To crystallise this as a business opportunity the environmental loss and the equivalent or greater gain has to be converted to a measurable environmental unit – a credit – which can then acquire an economic value.

The economic value is derived from the market but underpinned on one side by what it costs the landowner to provide the environmental gain (e.g. taking land out of food production to plant trees) and on the other side by what ‘value’ is unlocked for the business by virtue of the off-set (e.g. a developer securing a planning consent, or a water company avoiding the capital cost of a water treatment plant).

How typically would a farmer or land manager get ready to trade in these markets?

Biodiversity baseline auditing

Farmers can only trade a biodiversity gain (an improvement on their current level of biodiversity). NE launched Biodiversity Metric 3.1 in April 2022 to measure existing biodiversity and allow a farmer to calculate how much ‘gain’ could be provided for a trade.

How does one create and measure biodiversity net gain (BNG)?

When landowners, for example, plant a hedge it delivers a BNG. The NE metric converts that into a number of biodiversity credits. A market is being developed whereby those credits can be traded. For example, property developers need to buy credits because the pending Environment Bill will make it an obligation that they provide a 10% net biodiversity gain when they develop land. Some local councils are already asking for 20%. That biodiversity gain should be provided first on-site (i.e. the site of the development itself with landscaping, gardens etc.), second off-site but in the vicinity, then third through government schemes. Once off-site, farms and estates, through a trade, can provide the biodiversity gain.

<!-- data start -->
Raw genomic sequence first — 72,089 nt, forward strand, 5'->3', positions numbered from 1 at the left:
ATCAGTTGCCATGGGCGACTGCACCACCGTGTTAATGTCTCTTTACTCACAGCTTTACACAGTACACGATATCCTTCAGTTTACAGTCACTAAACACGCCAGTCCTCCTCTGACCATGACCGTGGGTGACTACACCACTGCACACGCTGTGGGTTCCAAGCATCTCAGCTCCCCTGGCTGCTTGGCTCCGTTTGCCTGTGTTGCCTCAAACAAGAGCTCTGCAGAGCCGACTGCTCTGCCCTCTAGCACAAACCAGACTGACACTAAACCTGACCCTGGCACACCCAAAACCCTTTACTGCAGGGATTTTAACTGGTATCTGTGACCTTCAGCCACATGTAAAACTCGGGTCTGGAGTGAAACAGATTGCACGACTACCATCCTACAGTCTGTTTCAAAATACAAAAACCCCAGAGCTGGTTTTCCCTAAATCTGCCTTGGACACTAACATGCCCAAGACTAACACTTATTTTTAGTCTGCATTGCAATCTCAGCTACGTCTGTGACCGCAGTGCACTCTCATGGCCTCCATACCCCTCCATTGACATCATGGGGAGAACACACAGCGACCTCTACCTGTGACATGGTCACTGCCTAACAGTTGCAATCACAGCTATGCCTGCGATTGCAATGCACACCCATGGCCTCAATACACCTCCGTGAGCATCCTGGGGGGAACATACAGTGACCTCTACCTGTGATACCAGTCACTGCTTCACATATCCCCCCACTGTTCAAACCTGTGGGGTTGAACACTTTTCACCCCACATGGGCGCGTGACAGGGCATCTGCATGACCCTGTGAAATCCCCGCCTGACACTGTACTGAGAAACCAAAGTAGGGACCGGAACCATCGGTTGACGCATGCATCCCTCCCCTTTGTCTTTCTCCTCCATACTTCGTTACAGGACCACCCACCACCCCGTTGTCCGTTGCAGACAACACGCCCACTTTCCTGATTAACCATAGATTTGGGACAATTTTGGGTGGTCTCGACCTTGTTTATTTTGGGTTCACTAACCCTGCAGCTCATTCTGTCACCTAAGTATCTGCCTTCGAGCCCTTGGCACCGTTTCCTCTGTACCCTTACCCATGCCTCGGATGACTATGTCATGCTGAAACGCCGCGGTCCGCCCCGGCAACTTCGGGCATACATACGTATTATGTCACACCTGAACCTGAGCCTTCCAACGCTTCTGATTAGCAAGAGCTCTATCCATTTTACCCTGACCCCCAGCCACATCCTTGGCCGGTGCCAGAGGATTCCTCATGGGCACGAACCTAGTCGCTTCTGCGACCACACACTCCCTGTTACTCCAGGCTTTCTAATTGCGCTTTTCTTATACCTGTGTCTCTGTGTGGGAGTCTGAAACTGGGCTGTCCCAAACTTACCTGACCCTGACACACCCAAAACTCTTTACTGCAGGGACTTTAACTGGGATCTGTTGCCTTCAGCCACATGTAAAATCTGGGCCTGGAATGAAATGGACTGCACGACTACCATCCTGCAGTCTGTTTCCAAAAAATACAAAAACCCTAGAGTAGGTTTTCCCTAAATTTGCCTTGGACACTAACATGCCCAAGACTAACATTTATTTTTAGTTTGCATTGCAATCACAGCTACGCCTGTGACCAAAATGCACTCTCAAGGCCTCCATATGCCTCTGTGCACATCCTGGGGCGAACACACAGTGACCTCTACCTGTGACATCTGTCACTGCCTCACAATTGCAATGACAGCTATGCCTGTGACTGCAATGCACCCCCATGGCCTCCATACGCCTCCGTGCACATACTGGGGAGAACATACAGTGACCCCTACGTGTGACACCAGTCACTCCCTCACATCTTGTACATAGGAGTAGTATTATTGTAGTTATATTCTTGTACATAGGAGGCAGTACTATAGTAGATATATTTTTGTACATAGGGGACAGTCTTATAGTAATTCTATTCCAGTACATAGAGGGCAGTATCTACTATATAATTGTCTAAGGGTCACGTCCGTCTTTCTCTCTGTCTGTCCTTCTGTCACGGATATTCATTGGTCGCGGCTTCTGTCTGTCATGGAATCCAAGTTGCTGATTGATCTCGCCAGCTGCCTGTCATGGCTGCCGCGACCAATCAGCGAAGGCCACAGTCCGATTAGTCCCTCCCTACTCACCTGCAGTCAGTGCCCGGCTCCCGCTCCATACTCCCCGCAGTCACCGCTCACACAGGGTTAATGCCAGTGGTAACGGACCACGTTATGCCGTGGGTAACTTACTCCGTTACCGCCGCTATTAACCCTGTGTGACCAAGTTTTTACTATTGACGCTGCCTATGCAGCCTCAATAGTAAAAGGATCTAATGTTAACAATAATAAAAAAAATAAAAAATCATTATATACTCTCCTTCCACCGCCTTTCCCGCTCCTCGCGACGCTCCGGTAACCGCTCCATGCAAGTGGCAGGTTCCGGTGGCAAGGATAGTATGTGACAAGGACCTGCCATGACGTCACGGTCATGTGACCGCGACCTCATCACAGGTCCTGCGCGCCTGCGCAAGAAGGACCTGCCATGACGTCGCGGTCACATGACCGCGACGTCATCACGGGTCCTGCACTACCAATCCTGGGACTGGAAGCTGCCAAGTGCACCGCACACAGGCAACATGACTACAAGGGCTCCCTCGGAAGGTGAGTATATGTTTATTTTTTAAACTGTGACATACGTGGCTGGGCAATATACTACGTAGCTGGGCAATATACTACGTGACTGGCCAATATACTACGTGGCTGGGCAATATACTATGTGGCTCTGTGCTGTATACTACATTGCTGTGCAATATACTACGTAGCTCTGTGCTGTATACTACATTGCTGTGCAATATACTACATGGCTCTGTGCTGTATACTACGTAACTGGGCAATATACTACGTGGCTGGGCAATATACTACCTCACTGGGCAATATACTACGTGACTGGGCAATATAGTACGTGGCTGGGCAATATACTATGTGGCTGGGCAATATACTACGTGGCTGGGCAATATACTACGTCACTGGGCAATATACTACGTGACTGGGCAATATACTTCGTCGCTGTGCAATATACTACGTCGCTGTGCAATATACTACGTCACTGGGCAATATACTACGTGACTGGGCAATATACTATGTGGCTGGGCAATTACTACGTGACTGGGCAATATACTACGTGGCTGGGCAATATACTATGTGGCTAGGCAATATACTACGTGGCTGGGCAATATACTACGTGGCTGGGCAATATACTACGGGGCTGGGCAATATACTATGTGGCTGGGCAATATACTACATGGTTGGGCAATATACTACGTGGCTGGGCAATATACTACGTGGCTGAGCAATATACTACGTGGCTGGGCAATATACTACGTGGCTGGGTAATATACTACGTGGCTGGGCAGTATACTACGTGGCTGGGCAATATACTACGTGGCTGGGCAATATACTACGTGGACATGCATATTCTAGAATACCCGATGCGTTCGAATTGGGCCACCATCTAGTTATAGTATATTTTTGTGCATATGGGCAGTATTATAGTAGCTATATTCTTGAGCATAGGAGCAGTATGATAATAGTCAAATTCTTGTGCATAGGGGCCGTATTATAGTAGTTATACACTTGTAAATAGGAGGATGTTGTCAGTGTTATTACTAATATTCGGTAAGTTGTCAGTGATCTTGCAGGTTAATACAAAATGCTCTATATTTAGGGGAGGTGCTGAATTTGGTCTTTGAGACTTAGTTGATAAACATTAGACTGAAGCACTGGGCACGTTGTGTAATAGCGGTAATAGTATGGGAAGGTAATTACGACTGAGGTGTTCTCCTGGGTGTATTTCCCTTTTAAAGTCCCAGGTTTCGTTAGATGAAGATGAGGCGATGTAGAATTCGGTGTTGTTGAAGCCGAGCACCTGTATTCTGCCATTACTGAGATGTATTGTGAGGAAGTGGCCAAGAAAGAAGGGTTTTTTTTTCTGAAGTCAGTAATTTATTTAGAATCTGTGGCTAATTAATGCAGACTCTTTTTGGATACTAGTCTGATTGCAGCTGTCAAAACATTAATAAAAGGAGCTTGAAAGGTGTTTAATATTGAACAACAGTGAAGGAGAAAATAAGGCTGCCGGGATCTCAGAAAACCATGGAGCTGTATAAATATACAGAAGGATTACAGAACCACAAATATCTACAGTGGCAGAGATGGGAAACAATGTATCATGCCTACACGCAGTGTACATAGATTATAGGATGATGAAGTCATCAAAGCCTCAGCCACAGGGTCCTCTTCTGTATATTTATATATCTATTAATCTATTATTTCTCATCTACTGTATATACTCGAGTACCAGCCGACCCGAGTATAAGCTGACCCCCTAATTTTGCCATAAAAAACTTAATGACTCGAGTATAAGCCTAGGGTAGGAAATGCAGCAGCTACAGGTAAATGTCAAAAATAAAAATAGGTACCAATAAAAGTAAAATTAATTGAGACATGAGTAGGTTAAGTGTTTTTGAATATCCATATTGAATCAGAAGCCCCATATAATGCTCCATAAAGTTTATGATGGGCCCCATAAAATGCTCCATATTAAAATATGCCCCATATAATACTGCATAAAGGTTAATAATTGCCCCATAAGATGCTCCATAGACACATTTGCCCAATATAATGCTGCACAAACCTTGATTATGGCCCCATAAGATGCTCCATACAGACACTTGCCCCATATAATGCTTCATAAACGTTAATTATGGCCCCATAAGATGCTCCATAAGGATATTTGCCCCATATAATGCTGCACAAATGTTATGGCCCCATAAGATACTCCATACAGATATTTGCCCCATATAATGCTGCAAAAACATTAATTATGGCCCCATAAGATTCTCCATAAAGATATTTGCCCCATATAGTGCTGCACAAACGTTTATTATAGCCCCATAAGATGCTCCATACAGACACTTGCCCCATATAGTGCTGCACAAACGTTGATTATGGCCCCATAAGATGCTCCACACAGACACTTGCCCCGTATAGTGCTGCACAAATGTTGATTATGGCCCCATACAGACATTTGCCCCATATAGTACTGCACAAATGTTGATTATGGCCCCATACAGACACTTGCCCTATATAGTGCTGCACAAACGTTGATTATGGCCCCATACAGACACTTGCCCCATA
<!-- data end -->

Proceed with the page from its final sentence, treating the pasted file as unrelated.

Brokering legally required BNG trades

We will act as a broker between the supplier of biodiversity credits (the farmers and landowners) and the buyers (the developers who have to buy biodiversity credits to secure planning consent for development), e.g. the Highways Agency or a house builder.

Brokering voluntary biodiversity and other offsetting

We believe we can develop a voluntary market (i.e. not a requirement of the Environment Bill) for BNG, carbon, and possibly nitrate and phosphate offsetting with large corporates, water companies etc. wishing to improve their environmental performance and offset their carbon emissions.

Providing new GWCT carbon credit calculators

Currently there are only two national carbon credit calculators, for peatland and tree planting. Neither is very farmer-friendly. The GWCT has the scientific expertise to create new, potentially more attractive calculators for farmers; hedgerow planting and management, arable conversion to grassland, and so on.

How do we describe the process?

The GWCT has described a series of steps that allows a farmer first to understand his/her farm’s existing Natural Capital, and then to engage in the Natural Capital marketplace.

Step 1

Biodiversity Audit to verify the baseline on Biodiversity Metric 3.1 (BM3.1). This provides a baseline credit quantum.

Step 2

Identify Biodiversity Gain 1 – opportunities for biodiversity gain without taking land out of agriculture – and quantify using BM3.1. Provides tradable credit ‘headroom’.

Step 3

Identify Biodiversity Gain 2 – opportunities for biodiversity gains in place of agriculture. Provides a further ‘funnel’ of tradable credits.

Step 4

Value, then sell or lease biodiversity credits to appropriate parties.

Step 5

Monitor the performance of the biodiversity gain and report on the same to the relevant parties i.e. purchaser, the estate and the Local or County Planning Authority. This will be needed for the ‘term’ of the trade (which might vary, but likely to be 30-35 years).

So, how is this market being formed?

What is is “Natural Capital”?